PhD Studentship - Development of high performance out of autoclave resin systems using novel toughening strategies
Coventry University - Carbon Nexus (Deakin University, Melbourne)
|Funding for:||UK Students, EU Students, International Students|
£16,433.44 converted salary* Bursary, plus tuition fees - UK/EU/International
|Placed on:||13th January 2017|
|Closes:||28th February 2017|
The high strength to weight ratio, corrosion resistance and design flexibility of composite materials make them ideally suited for industrial applications of the 21st century. This increased demand however, has also resulted in a never ending need for improved performance and processability at lower cost. Nowhere is this more evident in the aerospace and automotive industries, which are turning to out of autoclave resin systems to reduce costs through simpler but more reliable and robust processing methods. Out of autoclave resins however, tend to be characterised by poor fracture properties and require modification to achieve satisfactory fracture toughness. Unfortunately, modification tends to reduce processability increasing the risk of poor consolidation and increased void content. This project will develop new polymer matrices for out of autoclave technologies and explore the relationship between void content, consolidation, processability and properties.
Specific activities will include:
- Synthesis and/or development of new polymer matrices with advanced properties for out of autoclave fabrication.
- Explore novel toughening approaches for highly crosslinked matrices.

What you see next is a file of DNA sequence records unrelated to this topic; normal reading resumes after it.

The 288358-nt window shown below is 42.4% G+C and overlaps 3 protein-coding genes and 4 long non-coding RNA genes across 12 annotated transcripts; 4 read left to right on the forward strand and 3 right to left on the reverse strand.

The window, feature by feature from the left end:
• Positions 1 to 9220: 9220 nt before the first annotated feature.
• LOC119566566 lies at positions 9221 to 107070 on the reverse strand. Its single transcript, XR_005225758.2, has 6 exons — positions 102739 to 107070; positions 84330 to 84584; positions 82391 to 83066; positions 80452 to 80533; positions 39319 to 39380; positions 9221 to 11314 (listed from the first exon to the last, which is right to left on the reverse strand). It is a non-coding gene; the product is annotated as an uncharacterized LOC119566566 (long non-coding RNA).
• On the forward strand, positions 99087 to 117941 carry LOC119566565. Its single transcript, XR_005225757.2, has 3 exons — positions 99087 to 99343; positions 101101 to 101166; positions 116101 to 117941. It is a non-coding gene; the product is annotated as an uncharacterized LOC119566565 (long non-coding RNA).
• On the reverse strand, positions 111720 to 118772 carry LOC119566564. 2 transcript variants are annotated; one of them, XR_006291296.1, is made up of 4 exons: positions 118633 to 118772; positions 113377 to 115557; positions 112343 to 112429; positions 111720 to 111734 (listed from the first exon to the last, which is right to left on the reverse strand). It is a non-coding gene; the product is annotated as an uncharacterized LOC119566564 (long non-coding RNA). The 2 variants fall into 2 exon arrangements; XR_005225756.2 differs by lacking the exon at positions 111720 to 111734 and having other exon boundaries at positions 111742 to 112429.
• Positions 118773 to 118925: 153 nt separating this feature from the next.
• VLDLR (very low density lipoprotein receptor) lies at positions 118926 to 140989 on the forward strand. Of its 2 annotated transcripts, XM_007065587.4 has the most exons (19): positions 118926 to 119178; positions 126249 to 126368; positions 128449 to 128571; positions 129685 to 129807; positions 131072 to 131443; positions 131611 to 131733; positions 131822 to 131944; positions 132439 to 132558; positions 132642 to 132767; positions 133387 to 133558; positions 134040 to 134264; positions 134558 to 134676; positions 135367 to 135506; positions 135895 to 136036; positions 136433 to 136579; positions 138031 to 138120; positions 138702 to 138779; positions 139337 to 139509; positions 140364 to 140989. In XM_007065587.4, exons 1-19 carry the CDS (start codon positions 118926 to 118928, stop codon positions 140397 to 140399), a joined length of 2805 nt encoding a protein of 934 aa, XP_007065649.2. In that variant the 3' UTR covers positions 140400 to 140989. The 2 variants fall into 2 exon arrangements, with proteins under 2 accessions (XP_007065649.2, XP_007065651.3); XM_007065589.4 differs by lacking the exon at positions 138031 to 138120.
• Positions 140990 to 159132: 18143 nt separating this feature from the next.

- Optimise processability and characterise mechanical and thermal properties of composite.
- Use acoustic emission sensors to optimise structure and control variability for toughened and untoughened resin systems.
- Using Acoustic Emission sensors to detect different damage mechanisms within out of autoclave resin from introduced damage.
- How does the use of highly ductile modifiers impact processability via resin transfer moulding?
- Can void content be related to processing resin parameters such as viscosity and rate of cure?
- Can we relate these findings to a real life component?
- Can above findings be quantified through AE sensing technologies?
- How does the mode of damage impact the laminate and its effect upon properties?
- Can such damage levels be quantified through AE sensing technologies and used for intelligent prediction of failure?
Start date: May 2017
Duration of study: Full-Time - three years fixed term
Interview dates: Will be confirmed to shortlisted candidates
Enquiries may be addressed to: Professor Russell Varley, Deakin University email@example.com
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